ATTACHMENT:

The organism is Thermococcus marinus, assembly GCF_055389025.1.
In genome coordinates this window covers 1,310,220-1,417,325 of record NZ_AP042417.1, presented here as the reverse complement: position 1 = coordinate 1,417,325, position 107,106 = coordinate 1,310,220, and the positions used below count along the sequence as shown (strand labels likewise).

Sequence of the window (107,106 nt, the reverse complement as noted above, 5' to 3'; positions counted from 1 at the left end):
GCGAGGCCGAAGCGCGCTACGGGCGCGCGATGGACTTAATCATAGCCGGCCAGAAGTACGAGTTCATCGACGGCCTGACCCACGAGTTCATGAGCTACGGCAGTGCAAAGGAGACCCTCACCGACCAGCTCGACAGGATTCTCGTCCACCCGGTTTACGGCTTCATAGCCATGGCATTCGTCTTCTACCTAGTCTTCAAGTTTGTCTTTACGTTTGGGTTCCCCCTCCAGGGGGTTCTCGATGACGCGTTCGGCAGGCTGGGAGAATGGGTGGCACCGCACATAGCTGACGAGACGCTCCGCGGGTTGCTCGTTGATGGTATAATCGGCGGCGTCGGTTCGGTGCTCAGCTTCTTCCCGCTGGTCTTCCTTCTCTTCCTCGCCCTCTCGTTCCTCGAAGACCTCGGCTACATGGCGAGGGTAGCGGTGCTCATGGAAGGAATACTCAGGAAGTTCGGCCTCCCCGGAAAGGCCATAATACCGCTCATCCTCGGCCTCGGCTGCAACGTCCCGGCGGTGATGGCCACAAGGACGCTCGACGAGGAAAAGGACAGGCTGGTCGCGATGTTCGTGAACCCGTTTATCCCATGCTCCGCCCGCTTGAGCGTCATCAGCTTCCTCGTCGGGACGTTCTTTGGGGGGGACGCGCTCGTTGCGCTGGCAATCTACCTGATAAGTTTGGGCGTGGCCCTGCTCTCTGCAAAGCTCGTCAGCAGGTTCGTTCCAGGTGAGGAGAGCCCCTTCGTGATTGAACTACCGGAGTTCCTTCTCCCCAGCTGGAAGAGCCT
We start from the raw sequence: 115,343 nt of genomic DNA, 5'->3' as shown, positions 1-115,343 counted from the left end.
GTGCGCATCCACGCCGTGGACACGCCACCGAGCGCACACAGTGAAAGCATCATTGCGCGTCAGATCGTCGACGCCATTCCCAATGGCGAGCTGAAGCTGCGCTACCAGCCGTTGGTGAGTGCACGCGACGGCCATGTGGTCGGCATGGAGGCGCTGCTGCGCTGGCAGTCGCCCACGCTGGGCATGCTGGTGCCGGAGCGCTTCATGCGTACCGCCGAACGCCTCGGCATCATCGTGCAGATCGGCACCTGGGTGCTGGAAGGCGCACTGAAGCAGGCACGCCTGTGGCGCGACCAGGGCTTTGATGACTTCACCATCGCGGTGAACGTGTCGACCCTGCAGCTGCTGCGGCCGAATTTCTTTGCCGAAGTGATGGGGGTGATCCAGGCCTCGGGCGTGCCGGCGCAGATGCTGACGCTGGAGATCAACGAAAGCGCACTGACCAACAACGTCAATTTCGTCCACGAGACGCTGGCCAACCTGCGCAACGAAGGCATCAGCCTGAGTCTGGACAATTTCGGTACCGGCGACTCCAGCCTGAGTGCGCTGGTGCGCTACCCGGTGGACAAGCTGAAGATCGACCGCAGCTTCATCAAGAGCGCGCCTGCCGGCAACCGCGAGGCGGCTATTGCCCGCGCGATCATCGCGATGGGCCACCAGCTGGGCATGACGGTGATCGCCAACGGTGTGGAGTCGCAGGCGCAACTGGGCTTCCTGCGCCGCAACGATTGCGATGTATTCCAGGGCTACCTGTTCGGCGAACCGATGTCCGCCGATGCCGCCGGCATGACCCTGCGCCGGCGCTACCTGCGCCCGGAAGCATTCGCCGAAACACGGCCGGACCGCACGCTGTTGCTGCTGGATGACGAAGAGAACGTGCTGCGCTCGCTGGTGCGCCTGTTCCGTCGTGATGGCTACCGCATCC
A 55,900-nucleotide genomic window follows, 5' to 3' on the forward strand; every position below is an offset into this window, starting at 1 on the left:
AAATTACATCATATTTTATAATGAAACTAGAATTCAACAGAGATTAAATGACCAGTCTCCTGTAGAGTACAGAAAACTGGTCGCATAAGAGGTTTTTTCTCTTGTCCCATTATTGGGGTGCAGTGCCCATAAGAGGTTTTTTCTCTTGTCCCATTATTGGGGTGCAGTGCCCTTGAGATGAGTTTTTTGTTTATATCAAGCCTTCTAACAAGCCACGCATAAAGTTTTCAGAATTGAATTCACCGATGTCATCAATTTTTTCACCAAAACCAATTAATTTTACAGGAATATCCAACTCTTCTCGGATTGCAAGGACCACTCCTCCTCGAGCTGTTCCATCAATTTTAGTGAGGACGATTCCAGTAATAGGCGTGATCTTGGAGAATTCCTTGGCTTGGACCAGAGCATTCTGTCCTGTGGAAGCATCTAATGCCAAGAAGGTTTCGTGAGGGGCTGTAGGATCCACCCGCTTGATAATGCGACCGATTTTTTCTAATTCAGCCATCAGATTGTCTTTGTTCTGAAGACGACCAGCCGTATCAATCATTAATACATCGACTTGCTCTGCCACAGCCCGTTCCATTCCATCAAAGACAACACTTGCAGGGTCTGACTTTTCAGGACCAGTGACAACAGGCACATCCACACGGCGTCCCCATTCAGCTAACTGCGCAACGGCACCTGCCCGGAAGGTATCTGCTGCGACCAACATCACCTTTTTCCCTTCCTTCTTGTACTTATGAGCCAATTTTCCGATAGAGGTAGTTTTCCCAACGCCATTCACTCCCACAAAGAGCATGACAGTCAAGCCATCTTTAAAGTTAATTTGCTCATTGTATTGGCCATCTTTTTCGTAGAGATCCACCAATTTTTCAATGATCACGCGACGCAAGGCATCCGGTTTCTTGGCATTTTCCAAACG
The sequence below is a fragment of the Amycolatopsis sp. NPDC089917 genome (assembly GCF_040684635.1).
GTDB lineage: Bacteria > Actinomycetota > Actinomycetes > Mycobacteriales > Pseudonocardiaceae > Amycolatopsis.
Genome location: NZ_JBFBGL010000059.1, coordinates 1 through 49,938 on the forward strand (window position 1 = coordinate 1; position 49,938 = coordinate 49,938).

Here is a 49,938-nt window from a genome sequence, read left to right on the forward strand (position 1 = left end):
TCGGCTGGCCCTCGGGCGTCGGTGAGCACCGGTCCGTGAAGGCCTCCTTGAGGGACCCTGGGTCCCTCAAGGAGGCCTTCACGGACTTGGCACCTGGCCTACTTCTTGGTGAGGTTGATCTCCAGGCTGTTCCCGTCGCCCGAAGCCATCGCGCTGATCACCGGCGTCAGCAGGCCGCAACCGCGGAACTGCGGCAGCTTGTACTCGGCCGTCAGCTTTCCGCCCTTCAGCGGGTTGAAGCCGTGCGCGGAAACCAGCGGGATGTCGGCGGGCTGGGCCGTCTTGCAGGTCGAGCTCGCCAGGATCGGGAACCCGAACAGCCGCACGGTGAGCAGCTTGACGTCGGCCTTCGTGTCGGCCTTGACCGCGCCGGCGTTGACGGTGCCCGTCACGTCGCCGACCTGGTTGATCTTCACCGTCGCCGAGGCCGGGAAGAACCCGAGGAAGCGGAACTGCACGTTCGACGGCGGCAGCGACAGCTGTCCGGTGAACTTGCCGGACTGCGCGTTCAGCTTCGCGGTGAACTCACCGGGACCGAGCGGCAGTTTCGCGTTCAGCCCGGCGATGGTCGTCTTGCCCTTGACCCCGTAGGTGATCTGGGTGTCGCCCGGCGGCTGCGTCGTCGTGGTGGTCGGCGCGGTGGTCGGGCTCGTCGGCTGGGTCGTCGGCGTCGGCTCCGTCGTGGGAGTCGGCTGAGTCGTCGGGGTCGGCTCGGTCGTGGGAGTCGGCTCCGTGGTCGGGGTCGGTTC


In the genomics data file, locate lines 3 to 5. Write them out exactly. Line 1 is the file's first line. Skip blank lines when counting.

Sequence of the window (107,106 nt, the reverse complement as noted above, 5' to 3'; positions counted from 1 at the left end):
GCGAGGCCGAAGCGCGCTACGGGCGCGCGATGGACTTAATCATAGCCGGCCAGAAGTACGAGTTCATCGACGGCCTGACCCACGAGTTCATGAGCTACGGCAGTGCAAAGGAGACCCTCACCGACCAGCTCGACAGGATTCTCGTCCACCCGGTTTACGGCTTCATAGCCATGGCATTCGTCTTCTACCTAGTCTTCAAGTTTGTCTTTACGTTTGGGTTCCCCCTCCAGGGGGTTCTCGATGACGCGTTCGGCAGGCTGGGAGAATGGGTGGCACCGCACATAGCTGACGAGACGCTCCGCGGGTTGCTCGTTGATGGTATAATCGGCGGCGTCGGTTCGGTGCTCAGCTTCTTCCCGCTGGTCTTCCTTCTCTTCCTCGCCCTCTCGTTCCTCGAAGACCTCGGCTACATGGCGAGGGTAGCGGTGCTCATGGAAGGAATACTCAGGAAGTTCGGCCTCCCCGGAAAGGCCATAATACCGCTCATCCTCGGCCTCGGCTGCAACGTCCCGGCGGTGATGGCCACAAGGACGCTCGACGAGGAAAAGGACAGGCTGGTCGCGATGTTCGTGAACCCGTTTATCCCATGCTCCGCCCGCTTGAGCGTCATCAGCTTCCTCGTCGGGACGTTCTTTGGGGGGGACGCGCTCGTTGCGCTGGCAATCTACCTGATAAGTTTGGGCGTGGCCCTGCTCTCTGCAAAGCTCGTCAGCAGGTTCGTTCCAGGTGAGGAGAGCCCCTTCGTGATTGAACTACCGGAGTTCCTTCTCCCCAGCTGGAAGAGCCT
We start from the raw sequence: 115,343 nt of genomic DNA, 5'->3' as shown, positions 1-115,343 counted from the left end.